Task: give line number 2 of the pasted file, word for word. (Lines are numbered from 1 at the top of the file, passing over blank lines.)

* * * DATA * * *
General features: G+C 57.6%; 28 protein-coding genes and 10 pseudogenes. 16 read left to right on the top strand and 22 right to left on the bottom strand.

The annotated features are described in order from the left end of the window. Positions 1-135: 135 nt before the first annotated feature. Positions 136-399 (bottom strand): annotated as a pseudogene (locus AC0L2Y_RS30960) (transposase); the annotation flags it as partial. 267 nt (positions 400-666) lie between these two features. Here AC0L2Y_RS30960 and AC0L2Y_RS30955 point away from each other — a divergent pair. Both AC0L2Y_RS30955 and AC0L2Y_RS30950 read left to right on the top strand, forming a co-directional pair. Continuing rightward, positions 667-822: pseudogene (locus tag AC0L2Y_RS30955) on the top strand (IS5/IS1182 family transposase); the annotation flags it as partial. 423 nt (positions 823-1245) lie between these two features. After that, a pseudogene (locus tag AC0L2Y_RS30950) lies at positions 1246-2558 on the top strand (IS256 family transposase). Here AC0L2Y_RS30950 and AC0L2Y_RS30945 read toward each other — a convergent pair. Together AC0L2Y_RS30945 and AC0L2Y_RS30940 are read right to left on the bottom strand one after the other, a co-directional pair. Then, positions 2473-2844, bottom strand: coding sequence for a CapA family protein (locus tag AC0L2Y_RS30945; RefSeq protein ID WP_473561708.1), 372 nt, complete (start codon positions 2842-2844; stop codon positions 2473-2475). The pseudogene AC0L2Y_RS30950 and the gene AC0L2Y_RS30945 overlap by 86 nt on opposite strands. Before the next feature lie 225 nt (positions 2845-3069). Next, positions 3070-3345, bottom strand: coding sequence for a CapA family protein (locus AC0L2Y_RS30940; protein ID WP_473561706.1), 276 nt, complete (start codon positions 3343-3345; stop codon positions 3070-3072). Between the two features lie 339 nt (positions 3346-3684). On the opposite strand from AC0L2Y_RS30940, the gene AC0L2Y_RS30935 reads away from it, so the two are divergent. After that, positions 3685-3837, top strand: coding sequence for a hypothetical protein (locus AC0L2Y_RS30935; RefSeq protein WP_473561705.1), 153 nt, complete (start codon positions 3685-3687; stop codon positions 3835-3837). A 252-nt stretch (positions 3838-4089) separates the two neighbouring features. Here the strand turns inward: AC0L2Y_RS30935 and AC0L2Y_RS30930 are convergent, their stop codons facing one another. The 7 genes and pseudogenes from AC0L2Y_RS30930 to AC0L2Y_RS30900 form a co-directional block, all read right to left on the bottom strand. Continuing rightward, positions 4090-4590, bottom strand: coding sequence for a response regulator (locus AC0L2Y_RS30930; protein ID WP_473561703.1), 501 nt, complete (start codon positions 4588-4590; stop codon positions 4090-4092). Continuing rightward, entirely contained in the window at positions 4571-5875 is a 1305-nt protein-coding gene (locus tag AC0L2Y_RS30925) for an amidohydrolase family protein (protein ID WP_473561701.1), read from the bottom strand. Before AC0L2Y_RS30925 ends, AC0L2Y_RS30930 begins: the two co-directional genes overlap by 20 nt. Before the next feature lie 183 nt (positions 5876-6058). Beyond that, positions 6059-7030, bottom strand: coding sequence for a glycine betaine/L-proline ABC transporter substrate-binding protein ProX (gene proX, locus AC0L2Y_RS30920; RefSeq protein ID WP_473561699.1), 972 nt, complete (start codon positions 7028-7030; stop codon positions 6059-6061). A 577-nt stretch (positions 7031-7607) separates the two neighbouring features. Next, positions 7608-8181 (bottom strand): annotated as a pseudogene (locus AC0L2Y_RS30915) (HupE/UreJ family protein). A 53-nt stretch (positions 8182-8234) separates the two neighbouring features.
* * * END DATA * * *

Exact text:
The annotated features are described in order from the left end of the window. Positions 1-135: 135 nt before the first annotated feature. Positions 136-399 (bottom strand): annotated as a pseudogene (locus AC0L2Y_RS30960) (transposase); the annotation flags it as partial. 267 nt (positions 400-666) lie between these two features. Here AC0L2Y_RS30960 and AC0L2Y_RS30955 point away from each other — a divergent pair. Both AC0L2Y_RS30955 and AC0L2Y_RS30950 read left to right on the top strand, forming a co-directional pair. Continuing rightward, positions 667-822: pseudogene (locus tag AC0L2Y_RS30955) on the top strand (IS5/IS1182 family transposase); the annotation flags it as partial. 423 nt (positions 823-1245) lie between these two features. After that, a pseudogene (locus tag AC0L2Y_RS30950) lies at positions 1246-2558 on the top strand (IS256 family transposase). Here AC0L2Y_RS30950 and AC0L2Y_RS30945 read toward each other — a convergent pair. Together AC0L2Y_RS30945 and AC0L2Y_RS30940 are read right to left on the bottom strand one after the other, a co-directional pair. Then, positions 2473-2844, bottom strand: coding sequence for a CapA family protein (locus tag AC0L2Y_RS30945; RefSeq protein ID WP_473561708.1), 372 nt, complete (start codon positions 2842-2844; stop codon positions 2473-2475). The pseudogene AC0L2Y_RS30950 and the gene AC0L2Y_RS30945 overlap by 86 nt on opposite strands. Before the next feature lie 225 nt (positions 2845-3069). Next, positions 3070-3345, bottom strand: coding sequence for a CapA family protein (locus AC0L2Y_RS30940; protein ID WP_473561706.1), 276 nt, complete (start codon positions 3343-3345; stop codon positions 3070-3072). Between the two features lie 339 nt (positions 3346-3684). On the opposite strand from AC0L2Y_RS30940, the gene AC0L2Y_RS30935 reads away from it, so the two are divergent. After that, positions 3685-3837, top strand: coding sequence for a hypothetical protein (locus AC0L2Y_RS30935; RefSeq protein WP_473561705.1), 153 nt, complete (start codon positions 3685-3687; stop codon positions 3835-3837). A 252-nt stretch (positions 3838-4089) separates the two neighbouring features. Here the strand turns inward: AC0L2Y_RS30935 and AC0L2Y_RS30930 are convergent, their stop codons facing one another. The 7 genes and pseudogenes from AC0L2Y_RS30930 to AC0L2Y_RS30900 form a co-directional block, all read right to left on the bottom strand. Continuing rightward, positions 4090-4590, bottom strand: coding sequence for a response regulator (locus AC0L2Y_RS30930; protein ID WP_473561703.1), 501 nt, complete (start codon positions 4588-4590; stop codon positions 4090-4092). Continuing rightward, entirely contained in the window at positions 4571-5875 is a 1305-nt protein-coding gene (locus tag AC0L2Y_RS30925) for an amidohydrolase family protein (protein ID WP_473561701.1), read from the bottom strand. Before AC0L2Y_RS30925 ends, AC0L2Y_RS30930 begins: the two co-directional genes overlap by 20 nt. Before the next feature lie 183 nt (positions 5876-6058). Beyond that, positions 6059-7030, bottom strand: coding sequence for a glycine betaine/L-proline ABC transporter substrate-binding protein ProX (gene proX, locus AC0L2Y_RS30920; RefSeq protein ID WP_473561699.1), 972 nt, complete (start codon positions 7028-7030; stop codon positions 6059-6061). A 577-nt stretch (positions 7031-7607) separates the two neighbouring features. Next, positions 7608-8181 (bottom strand): annotated as a pseudogene (locus AC0L2Y_RS30915) (HupE/UreJ family protein). A 53-nt stretch (positions 8182-8234) separates the two neighbouring features.